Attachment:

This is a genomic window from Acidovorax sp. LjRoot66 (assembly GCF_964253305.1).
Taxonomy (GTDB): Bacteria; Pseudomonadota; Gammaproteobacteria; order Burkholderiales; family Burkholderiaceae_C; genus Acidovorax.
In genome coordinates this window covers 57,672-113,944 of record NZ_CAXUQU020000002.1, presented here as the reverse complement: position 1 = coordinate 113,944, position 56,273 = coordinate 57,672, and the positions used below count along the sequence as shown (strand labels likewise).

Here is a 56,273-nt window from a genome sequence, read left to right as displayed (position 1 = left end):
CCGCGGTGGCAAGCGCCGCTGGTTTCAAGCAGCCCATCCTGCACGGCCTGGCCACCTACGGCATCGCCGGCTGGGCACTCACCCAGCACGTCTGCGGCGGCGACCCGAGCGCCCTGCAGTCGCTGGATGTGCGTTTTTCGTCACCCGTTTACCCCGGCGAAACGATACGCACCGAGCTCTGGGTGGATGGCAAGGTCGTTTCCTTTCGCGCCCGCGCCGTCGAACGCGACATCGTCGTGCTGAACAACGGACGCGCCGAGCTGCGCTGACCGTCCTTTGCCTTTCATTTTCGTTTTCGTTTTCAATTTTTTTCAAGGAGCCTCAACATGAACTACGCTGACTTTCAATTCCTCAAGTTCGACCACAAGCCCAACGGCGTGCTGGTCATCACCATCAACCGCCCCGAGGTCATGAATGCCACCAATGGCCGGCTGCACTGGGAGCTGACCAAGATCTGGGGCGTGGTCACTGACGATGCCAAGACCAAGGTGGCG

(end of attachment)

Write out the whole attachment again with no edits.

This is a genomic window from Acidovorax sp. LjRoot66 (assembly GCF_964253305.1).
Taxonomy (GTDB): Bacteria; Pseudomonadota; Gammaproteobacteria; order Burkholderiales; family Burkholderiaceae_C; genus Acidovorax.
In genome coordinates this window covers 57,672-113,944 of record NZ_CAXUQU020000002.1, presented here as the reverse complement: position 1 = coordinate 113,944, position 56,273 = coordinate 57,672, and the positions used below count along the sequence as shown (strand labels likewise).

Here is a 56,273-nt window from a genome sequence, read left to right as displayed (position 1 = left end):
CCGCGGTGGCAAGCGCCGCTGGTTTCAAGCAGCCCATCCTGCACGGCCTGGCCACCTACGGCATCGCCGGCTGGGCACTCACCCAGCACGTCTGCGGCGGCGACCCGAGCGCCCTGCAGTCGCTGGATGTGCGTTTTTCGTCACCCGTTTACCCCGGCGAAACGATACGCACCGAGCTCTGGGTGGATGGCAAGGTCGTTTCCTTTCGCGCCCGCGCCGTCGAACGCGACATCGTCGTGCTGAACAACGGACGCGCCGAGCTGCGCTGACCGTCCTTTGCCTTTCATTTTCGTTTTCGTTTTCAATTTTTTTCAAGGAGCCTCAACATGAACTACGCTGACTTTCAATTCCTCAAGTTCGACCACAAGCCCAACGGCGTGCTGGTCATCACCATCAACCGCCCCGAGGTCATGAATGCCACCAATGGCCGGCTGCACTGGGAGCTGACCAAGATCTGGGGCGTGGTCACTGACGATGCCAAGACCAAGGTGGCG